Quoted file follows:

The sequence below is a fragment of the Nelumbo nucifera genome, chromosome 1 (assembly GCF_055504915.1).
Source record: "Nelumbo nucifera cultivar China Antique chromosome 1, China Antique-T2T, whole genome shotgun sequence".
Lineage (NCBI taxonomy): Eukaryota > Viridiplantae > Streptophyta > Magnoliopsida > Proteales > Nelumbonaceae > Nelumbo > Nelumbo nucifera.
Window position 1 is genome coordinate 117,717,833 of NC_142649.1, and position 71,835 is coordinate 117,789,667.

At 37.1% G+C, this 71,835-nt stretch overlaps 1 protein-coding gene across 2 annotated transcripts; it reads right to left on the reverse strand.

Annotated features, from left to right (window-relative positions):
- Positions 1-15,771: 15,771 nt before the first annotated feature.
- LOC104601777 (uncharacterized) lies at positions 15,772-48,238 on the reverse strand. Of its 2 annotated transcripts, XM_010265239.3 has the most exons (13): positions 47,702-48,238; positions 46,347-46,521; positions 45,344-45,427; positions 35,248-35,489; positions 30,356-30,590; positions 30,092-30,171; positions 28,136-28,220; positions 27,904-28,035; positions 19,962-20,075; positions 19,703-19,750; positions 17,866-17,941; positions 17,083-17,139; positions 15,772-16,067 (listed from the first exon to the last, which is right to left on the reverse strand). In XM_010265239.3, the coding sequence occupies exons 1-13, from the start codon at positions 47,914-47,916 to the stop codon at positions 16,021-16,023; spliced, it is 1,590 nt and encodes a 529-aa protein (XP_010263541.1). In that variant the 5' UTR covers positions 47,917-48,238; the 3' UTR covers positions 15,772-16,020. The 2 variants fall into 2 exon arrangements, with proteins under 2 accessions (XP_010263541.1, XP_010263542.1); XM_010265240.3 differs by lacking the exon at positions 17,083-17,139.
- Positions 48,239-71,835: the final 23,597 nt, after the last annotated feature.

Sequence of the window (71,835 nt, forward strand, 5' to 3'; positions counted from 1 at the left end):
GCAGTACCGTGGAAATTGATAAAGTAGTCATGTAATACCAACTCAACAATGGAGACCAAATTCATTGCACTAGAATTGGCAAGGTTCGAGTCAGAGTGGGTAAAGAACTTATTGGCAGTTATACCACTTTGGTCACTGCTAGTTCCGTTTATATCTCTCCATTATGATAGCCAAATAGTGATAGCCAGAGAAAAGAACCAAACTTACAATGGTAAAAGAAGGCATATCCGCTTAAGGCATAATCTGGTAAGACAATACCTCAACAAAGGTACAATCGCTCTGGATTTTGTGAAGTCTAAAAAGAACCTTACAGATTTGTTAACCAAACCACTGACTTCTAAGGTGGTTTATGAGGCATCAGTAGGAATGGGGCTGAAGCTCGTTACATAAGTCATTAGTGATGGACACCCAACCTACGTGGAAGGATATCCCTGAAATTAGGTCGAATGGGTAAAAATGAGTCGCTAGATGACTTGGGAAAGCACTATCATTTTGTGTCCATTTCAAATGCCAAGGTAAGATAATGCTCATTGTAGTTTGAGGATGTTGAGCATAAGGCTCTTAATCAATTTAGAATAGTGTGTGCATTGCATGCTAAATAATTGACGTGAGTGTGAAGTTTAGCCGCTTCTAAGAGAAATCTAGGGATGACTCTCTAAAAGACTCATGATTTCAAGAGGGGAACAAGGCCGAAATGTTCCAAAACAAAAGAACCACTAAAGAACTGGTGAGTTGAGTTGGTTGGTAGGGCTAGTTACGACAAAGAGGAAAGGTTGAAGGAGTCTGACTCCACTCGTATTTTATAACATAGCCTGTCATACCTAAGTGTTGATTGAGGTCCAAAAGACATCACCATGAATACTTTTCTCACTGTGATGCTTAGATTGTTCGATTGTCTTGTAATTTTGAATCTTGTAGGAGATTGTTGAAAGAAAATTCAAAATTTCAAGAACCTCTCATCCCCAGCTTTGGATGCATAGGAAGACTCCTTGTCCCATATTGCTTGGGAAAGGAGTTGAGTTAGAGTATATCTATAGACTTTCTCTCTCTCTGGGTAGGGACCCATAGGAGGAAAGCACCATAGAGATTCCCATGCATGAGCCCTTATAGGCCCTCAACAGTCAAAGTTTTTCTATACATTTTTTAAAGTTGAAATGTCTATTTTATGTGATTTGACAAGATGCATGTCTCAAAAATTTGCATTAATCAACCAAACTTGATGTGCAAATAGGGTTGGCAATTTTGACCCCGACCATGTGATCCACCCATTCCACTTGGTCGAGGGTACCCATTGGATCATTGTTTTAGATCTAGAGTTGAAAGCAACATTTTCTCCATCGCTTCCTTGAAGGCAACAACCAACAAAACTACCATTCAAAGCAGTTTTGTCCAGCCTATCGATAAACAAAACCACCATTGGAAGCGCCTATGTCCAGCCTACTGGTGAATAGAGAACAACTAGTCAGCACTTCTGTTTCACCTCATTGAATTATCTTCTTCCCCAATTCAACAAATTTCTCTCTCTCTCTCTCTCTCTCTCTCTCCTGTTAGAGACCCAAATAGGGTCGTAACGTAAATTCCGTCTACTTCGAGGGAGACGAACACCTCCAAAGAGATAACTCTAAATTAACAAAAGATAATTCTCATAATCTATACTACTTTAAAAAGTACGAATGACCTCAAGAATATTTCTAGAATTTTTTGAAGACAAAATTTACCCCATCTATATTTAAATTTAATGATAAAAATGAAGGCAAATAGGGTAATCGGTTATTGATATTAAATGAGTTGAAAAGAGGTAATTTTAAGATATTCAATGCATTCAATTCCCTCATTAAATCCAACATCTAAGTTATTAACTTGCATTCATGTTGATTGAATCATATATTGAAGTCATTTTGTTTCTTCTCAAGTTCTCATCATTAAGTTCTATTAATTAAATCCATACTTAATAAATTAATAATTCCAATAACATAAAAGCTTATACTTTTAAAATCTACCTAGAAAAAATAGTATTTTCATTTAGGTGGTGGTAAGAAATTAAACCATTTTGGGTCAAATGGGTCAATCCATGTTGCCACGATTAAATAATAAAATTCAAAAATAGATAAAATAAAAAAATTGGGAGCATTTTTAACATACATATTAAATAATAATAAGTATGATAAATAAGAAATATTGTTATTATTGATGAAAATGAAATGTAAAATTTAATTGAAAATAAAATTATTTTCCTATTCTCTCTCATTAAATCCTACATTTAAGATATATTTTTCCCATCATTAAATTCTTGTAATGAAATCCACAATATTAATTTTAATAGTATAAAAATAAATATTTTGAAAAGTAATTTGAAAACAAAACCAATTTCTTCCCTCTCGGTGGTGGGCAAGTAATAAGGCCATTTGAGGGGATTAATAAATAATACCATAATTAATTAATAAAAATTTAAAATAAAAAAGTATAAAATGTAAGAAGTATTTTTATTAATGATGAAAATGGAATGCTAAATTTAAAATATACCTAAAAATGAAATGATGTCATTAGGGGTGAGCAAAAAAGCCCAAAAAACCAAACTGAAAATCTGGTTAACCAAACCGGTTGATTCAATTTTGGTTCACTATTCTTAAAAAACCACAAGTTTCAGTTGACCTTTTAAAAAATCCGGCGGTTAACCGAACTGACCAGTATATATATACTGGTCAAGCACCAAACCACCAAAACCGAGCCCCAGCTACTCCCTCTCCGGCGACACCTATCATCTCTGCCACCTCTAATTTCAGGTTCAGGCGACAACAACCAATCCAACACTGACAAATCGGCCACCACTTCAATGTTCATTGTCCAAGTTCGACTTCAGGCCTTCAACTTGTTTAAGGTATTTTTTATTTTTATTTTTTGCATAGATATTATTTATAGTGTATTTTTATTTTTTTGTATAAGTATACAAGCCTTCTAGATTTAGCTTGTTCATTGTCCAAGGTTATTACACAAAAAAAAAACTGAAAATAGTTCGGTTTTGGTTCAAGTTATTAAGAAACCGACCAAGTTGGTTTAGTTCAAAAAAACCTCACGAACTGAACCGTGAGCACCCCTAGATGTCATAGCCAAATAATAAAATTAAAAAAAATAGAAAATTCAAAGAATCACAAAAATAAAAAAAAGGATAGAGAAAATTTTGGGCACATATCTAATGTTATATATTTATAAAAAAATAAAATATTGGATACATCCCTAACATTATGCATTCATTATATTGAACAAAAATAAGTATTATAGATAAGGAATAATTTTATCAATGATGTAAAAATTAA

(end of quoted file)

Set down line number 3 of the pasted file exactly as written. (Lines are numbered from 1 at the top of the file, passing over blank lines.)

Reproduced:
Lineage (NCBI taxonomy): Eukaryota > Viridiplantae > Streptophyta > Magnoliopsida > Proteales > Nelumbonaceae > Nelumbo > Nelumbo nucifera.